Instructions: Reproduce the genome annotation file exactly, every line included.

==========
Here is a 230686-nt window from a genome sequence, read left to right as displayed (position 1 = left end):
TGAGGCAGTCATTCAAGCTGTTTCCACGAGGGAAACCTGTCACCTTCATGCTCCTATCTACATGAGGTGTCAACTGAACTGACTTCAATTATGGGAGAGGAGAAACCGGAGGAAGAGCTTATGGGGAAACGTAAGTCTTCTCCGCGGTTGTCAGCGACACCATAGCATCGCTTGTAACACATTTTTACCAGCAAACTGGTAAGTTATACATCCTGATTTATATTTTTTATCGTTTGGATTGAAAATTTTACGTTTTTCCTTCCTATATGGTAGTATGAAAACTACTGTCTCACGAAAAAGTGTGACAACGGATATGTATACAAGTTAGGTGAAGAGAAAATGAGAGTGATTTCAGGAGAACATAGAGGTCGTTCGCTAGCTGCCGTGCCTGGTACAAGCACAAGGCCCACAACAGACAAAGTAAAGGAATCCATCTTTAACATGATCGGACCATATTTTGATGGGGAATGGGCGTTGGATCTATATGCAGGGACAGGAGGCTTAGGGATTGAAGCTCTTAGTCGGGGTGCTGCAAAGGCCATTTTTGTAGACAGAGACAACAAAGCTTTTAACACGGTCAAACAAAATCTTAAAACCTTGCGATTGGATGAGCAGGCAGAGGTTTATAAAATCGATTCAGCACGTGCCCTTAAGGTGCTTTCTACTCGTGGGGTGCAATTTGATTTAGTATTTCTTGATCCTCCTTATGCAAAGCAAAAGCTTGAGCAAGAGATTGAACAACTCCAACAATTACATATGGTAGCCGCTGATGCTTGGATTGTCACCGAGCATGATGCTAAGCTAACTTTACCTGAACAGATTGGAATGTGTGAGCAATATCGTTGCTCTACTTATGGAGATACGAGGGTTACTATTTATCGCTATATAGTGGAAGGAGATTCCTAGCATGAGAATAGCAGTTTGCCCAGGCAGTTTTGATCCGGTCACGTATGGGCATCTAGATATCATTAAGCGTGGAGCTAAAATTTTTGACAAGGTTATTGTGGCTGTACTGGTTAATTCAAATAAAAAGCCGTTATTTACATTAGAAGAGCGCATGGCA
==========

Here is a 230686-nt window from a genome sequence, read left to right as displayed (position 1 = left end):
TGAGGCAGTCATTCAAGCTGTTTCCACGAGGGAAACCTGTCACCTTCATGCTCCTATCTACATGAGGTGTCAACTGAACTGACTTCAATTATGGGAGAGGAGAAACCGGAGGAAGAGCTTATGGGGAAACGTAAGTCTTCTCCGCGGTTGTCAGCGACACCATAGCATCGCTTGTAACACATTTTTACCAGCAAACTGGTAAGTTATACATCCTGATTTATATTTTTTATCGTTTGGATTGAAAATTTTACGTTTTTCCTTCCTATATGGTAGTATGAAAACTACTGTCTCACGAAAAAGTGTGACAACGGATATGTATACAAGTTAGGTGAAGAGAAAATGAGAGTGATTTCAGGAGAACATAGAGGTCGTTCGCTAGCTGCCGTGCCTGGTACAAGCACAAGGCCCACAACAGACAAAGTAAAGGAATCCATCTTTAACATGATCGGACCATATTTTGATGGGGAATGGGCGTTGGATCTATATGCAGGGACAGGAGGCTTAGGGATTGAAGCTCTTAGTCGGGGTGCTGCAAAGGCCATTTTTGTAGACAGAGACAACAAAGCTTTTAACACGGTCAAACAAAATCTTAAAACCTTGCGATTGGATGAGCAGGCAGAGGTTTATAAAATCGATTCAGCACGTGCCCTTAAGGTGCTTTCTACTCGTGGGGTGCAATTTGATTTAGTATTTCTTGATCCTCCTTATGCAAAGCAAAAGCTTGAGCAAGAGATTGAACAACTCCAACAATTACATATGGTAGCCGCTGATGCTTGGATTGTCACCGAGCATGATGCTAAGCTAACTTTACCTGAACAGATTGGAATGTGTGAGCAATATCGTTGCTCTACTTATGGAGATACGAGGGTTACTATTTATCGCTATATAGTGGAAGGAGATTCCTAGCATGAGAATAGCAGTTTGCCCAGGCAGTTTTGATCCGGTCACGTATGGGCATCTAGATATCATTAAGCGTGGAGCTAAAATTTTTGACAAGGTTATTGTGGCTGTACTGGTTAATTCAAATAAAAAGCCGTTATTTACATTAGAAGAGCGCATGGCA